Sharp rise in debt judgments against consumers and businesses

Number of judgments in Four Courts against consumers up 358% in Q2, data shows

The collated figures are based only on judgments registered at the request and cost of creditors at the Four Courts in Dublin from courts across the Republic. Photograph: Aidan Crawley

The collated figures are based only on judgments registered at the request and cost of creditors at the Four Courts in Dublin from courts across the Republic. Photograph: Aidan Crawley

 

The number of judgments made against consumers in the courts shot up during the second quarter as did the value of registered debt, new figures show.

Data prepared by Registry Trust indicates that 307 judgments were registered against consumers in the April to June period, up 358 per cent on the same quarter a year earlier. The total value of registered debt owed by consumers was over €30 million, some 16 times higher than the €1.8 million seen in the prior year.

The primary reason for the jump in the number and value of judgments is that they were kept artificially low last year due to interventions designed to protect households from the financial impact of the coronavirus pandemic.

The average value of consumer judgments registered in the second quarter was €98,780, more than three-and-a-half-times the €27,523 seen in the period last year. However, the median value was 20 per cent lower at €6,050 versus €7,571. Registry Trust said this suggests a pattern of more, smaller judgments with a number of very large judgments pushing up the overall average.

Judgments against Irish businesses also rose significantly in the second quarter, nearly doubling from 63 last year to 124 for the same three-month period in 2021.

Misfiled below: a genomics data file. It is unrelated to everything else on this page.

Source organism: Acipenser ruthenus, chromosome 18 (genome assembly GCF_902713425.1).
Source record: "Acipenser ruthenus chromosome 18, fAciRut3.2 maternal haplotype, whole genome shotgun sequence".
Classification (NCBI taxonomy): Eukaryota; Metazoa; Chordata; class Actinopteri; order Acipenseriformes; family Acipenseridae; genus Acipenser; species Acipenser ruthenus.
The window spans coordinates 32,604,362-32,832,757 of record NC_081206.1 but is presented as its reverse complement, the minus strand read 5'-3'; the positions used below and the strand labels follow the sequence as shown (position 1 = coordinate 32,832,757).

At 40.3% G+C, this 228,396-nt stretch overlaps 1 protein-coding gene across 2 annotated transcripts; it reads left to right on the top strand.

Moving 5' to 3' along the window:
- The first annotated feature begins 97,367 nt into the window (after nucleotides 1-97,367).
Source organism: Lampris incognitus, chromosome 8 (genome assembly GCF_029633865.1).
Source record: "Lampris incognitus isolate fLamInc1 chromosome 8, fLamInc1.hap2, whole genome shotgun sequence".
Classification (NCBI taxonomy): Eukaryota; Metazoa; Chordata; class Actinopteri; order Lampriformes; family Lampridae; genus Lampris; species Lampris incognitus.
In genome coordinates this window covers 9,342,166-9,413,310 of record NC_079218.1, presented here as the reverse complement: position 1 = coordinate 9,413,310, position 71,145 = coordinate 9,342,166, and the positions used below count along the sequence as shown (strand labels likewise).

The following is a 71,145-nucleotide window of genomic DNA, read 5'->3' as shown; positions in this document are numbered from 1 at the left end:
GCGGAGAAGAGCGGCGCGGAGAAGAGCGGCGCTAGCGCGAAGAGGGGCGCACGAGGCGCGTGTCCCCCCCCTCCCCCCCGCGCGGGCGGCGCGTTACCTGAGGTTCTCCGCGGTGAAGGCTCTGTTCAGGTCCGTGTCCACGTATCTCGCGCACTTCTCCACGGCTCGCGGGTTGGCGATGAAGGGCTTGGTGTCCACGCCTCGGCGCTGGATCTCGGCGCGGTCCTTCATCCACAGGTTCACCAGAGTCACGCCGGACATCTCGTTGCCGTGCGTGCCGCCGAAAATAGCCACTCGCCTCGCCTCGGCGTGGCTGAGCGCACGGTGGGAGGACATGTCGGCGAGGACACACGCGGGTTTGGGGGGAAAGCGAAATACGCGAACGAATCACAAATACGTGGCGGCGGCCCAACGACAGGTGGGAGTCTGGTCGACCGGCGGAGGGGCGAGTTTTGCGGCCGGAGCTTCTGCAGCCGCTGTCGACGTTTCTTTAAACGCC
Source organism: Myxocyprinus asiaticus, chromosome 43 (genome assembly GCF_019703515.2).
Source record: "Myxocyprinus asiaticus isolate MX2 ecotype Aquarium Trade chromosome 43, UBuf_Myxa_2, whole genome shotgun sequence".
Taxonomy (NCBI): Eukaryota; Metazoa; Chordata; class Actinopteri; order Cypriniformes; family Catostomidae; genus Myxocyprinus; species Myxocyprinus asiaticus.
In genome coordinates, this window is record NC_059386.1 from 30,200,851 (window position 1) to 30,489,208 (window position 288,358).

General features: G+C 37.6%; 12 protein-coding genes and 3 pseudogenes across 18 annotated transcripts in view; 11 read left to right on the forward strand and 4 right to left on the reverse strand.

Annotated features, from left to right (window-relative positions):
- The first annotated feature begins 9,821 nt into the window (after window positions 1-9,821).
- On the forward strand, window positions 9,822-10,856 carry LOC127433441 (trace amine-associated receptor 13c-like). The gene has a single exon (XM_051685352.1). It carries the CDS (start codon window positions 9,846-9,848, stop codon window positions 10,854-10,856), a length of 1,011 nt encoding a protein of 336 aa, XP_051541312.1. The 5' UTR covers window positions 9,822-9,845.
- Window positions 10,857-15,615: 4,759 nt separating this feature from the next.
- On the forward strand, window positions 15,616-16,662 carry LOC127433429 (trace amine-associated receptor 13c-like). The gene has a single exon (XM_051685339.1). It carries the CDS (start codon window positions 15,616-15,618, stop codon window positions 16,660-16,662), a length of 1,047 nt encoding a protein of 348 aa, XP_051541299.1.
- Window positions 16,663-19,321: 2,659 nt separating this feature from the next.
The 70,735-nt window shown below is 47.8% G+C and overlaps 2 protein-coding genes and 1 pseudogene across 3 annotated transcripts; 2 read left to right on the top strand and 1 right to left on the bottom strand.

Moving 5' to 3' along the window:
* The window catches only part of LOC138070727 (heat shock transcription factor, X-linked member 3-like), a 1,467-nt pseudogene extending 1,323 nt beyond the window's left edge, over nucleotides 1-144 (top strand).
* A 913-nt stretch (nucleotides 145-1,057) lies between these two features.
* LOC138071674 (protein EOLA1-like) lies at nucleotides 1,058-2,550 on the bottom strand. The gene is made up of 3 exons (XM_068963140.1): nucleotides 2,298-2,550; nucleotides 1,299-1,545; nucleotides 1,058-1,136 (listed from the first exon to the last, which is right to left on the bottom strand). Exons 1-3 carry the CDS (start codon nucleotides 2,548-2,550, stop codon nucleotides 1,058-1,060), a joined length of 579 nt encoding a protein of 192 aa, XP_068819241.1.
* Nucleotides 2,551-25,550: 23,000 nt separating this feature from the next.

The total value owed was €1.4 million, more than three times the €440,462 recorded in the second quarter of 2020. The average value of business judgments was up 62 per cent from €6,991 to €11,297. The median value also rose from €4,876 to €5,709, an increase of 17 per cent.

“Government and regulatory interventions, and creditor forbearance, were clearly protecting Irish consumers and businesses from the full financial effects of Covid last year,” said Mick McAteer of Registry Trust.

“But, judgment numbers would now seem to be on the rise again, creating concerns that the Covid financial crisis is far from over for vulnerable consumers and businesses,” he added.

The collated figures are based only on judgments registered at the request and cost of creditors at the Four Courts in Dublin from courts across the Republic and therefore provide only a partial picture of debt.

Judgments can be removed from the register if paid in full within one calendar month of the issue date. If fully paid outside the one calendar month, the defendant can apply to have the judgment marked as ‘satisfied’ to improve their credit rating.